A clearly ambitious statement would have specified a target for unemployment, ideally one that was a bit of a stretch.
The Keating Labor government’s Working Nation statement did that in 1994. Released at a time when unemployment was almost 10%, it specified a target unemployment rate of 5% – an ambition that served as a beacon for decades.
That target certainly needs to be updated. Unemployment is now well below 5%, meaning “full employment” is now much less than 5%. Yet the Albanese government has passed up a historic opportunity to say how much less, which it could have done by setting its own target.
Setting our sights below 5%
The white paper released on Monday defines full employment as a state in which “everyone who wants a job should be able to find one without searching for too long”. That means our unemployment target ought to be somewhere between zero and 5%.
Of course, the unemployment rate can never be zero.
There will always be people out of work while they are moving between jobs, what the white paper calls “frictional” unemployment. That will also be true when Australia’s mix of employers changes – what the paper calls “structural” unemployment, as new industries requiring one sort of training replace old industries that required another.
The white paper says what matters in addition to unemployment (539,700 Australians) is “underemployment” in which people work fewer hours than they want (1 million) and “potential workers” who would like work but aren’t actively looking and so aren’t counted as unemployed (1.3 million).
I get that these things matter. I get that we need, in the words of the white paper, “a higher level of ambition than is implied by statistical measures”.
What gets measured gets done
But that higher level of ambition ought not replace targets.
If a target isn’t specific, it isn’t a target at all (or at best it’s a fuzzy target). That means it’s less likely to be aimed at and less likely to be hit.
That’s how it’s been with full employment itself. In 1996 Treasurer Peter Costello and the man he appointed Reserve Bank governor, Ian Macfarlane, signed what became the first Statement on the Conduct of Monetary Policy, an agreement that’s been updated six times.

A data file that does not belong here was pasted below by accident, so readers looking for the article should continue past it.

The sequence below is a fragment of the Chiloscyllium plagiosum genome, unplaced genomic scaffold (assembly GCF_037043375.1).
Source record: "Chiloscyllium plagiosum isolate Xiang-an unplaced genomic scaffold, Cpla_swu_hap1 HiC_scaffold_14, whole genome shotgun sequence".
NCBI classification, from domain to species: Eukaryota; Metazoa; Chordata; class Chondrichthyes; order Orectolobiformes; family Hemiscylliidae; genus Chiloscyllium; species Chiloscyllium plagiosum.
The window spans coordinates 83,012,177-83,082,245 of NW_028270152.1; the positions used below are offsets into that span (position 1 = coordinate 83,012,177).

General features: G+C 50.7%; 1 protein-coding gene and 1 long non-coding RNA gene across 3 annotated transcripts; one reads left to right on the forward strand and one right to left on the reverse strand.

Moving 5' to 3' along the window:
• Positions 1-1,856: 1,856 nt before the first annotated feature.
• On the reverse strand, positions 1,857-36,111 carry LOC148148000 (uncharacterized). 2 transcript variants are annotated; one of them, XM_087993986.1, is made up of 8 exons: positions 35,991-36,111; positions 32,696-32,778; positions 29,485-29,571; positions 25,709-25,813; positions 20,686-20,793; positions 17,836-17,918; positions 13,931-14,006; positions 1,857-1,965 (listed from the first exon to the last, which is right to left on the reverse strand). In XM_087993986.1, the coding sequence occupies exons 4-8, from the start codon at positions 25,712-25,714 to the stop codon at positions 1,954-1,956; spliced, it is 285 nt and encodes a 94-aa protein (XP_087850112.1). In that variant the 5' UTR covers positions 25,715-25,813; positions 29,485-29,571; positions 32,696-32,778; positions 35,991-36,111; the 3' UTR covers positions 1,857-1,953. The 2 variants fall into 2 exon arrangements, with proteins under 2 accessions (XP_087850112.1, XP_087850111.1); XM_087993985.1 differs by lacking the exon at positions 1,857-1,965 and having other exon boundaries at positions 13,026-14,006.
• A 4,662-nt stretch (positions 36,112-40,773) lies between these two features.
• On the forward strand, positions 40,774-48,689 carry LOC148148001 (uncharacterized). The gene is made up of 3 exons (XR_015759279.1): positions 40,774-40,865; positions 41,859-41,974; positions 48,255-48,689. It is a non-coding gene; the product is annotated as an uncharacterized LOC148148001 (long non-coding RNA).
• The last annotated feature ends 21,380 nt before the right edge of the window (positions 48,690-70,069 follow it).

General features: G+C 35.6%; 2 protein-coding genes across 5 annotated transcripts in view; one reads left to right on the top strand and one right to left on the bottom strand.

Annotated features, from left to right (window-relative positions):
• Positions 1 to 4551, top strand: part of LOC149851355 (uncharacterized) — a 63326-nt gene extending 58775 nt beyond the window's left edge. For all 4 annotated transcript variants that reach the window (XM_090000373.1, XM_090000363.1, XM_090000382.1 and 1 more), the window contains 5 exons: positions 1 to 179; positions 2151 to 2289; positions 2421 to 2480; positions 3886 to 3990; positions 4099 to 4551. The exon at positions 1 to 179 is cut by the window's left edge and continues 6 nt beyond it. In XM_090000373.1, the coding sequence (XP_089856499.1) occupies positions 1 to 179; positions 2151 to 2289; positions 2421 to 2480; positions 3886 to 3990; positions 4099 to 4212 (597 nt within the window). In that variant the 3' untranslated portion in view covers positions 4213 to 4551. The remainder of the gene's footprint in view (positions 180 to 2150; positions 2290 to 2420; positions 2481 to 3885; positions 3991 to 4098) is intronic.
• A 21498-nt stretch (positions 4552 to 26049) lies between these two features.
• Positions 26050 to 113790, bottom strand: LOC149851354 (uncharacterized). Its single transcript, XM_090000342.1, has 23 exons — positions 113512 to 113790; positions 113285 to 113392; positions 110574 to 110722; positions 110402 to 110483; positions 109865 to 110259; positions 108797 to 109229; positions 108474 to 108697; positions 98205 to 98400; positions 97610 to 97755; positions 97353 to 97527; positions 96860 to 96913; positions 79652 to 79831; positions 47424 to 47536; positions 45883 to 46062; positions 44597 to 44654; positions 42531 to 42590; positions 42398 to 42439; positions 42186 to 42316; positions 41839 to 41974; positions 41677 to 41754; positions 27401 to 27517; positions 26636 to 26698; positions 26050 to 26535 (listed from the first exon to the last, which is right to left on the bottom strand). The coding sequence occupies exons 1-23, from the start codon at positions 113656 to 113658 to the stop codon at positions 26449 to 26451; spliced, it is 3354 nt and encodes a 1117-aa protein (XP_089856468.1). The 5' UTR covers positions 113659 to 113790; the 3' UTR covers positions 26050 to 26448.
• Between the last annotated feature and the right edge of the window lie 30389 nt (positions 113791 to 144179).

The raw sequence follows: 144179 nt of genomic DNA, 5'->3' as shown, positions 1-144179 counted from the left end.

As with all of the agreements since, that first statement set out an inflation target (“between 2% and 3%, on average, over the cycle”) but not an employment target – even though both are meant to be objectives under the Reserve Bank Act.
As a result, Governor Macfarlane was able to step down ten years later, secure in the knowledge that on average he had hit the middle of the target band: 2.5% inflation. His successor Glenn Stevens stepped down ten years further on, quietly boasting the same thing.
But neither could make any boast about hitting the employment target – because there wasn’t one.
How failing to set a target costs jobs
The governor who has just retired, Philip Lowe, looks like he’ll hit an inflation average of 2.8%, which is pretty low given how high inflation has been lately.
But an estimate by former Reserve Bank staffer Isaac Gross, prepared using the Reserve Bank’s own economic model, suggests that in doing so he kept unemployment a good deal higher than it needed to be between 2016 and 2019 – the equivalent of 270,000 people being out of work for one year.
Lowe wasn’t held to account for the extra unemployed in the same way as he is being held to account for his performance on inflation. Why? Because he was never actually given an unemployment target.
I am quite prepared to acknowledge that other measures of employment matter, underemployment among them. But here’s the thing: they move in line with unemployment.
When Australia’s unemployment rate falls, Australia’s underemployment rate falls, almost in tandem.
It’s easy to see why. As employers find it hard to hire new workers, they get existing workers to put in more hours. And retirees and others who haven’t been looking for work begin putting themselves out there.
Our unemployment rate is a proxy for what matters
This makes the unemployment rate just about the perfect proxy for everything else about the labour market that matters, and just about the perfect number to target.
The Albanese government could have recognised that this week – setting a stretch target of 3% (or even 4%) as an aspiration. Even that would have been less “ambitious” than Keating choosing 5%, when the rate was twice as high.